It’s been a rough month for the Humanities. In Florida, there’s talk of limiting degrees offered to those that are “practical.” One wonders what those might be in the current job market. We need a new word: merittechocracy. But isn’t the market already moving in Florida’s direction? Humanities enrollment and attrition rate at UCLA suggest Westwood is no longer the bohemian capital of LA. The UCLA 2010 annual report offers more insight: “At the same time, we conducted a thorough review of our academic programs with the goal of streamlining majors, reducing unnecessary units and courses, and helping students graduate in a timely manner. We also pursued initiatives that will produce new revenue streams, including an enhanced emphasis on translational research, which will deliver more of our faculty’s inventions into the marketplace and potentially lead to licensing and royalty revenues for UCLA.” The product is big business.

But there’s a reading crisis spreading perniciously throughout the land. And reading is important. In a November, 2007, report from the National Endowment for the Arts, “To Read or Not to Read,” Chairman Dana Gioia had this to say about reading: “All of the data suggest how powerfully reading transforms the lives of individuals—whatever their social circumstances. Regular reading not only boosts the likelihood of an individual’s academic and economic success—facts that are not especially surprising—but it also seems to awaken a person’s social and civic sense. Reading correlates with almost every measurement of positive personal and social behavior surveyed. It is reassuring, though hardly amazing, that readers attend more concerts and theater than non-readers, but it is surprising that they exercise more and play more sports—no matter what their educational level. The cold statistics confirm something that most readers know but have mostly been reluctant to declare as fact— books change lives for the better.”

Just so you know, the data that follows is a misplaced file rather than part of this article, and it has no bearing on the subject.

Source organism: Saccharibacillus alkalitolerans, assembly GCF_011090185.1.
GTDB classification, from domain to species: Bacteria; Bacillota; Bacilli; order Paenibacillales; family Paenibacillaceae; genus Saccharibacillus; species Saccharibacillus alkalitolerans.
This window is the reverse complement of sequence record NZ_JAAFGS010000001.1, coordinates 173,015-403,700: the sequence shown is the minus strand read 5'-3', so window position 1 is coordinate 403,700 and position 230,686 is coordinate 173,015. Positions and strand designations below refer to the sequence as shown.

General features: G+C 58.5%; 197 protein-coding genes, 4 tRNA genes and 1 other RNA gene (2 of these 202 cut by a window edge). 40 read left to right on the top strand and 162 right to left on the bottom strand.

The first front on which to begin combating poverty and inequality is reading. And who’s got the books, if not the Humanities? But if the Humanities, now on the Endangered Animals list, become extinct, who will ask the question, “Are you happy now”?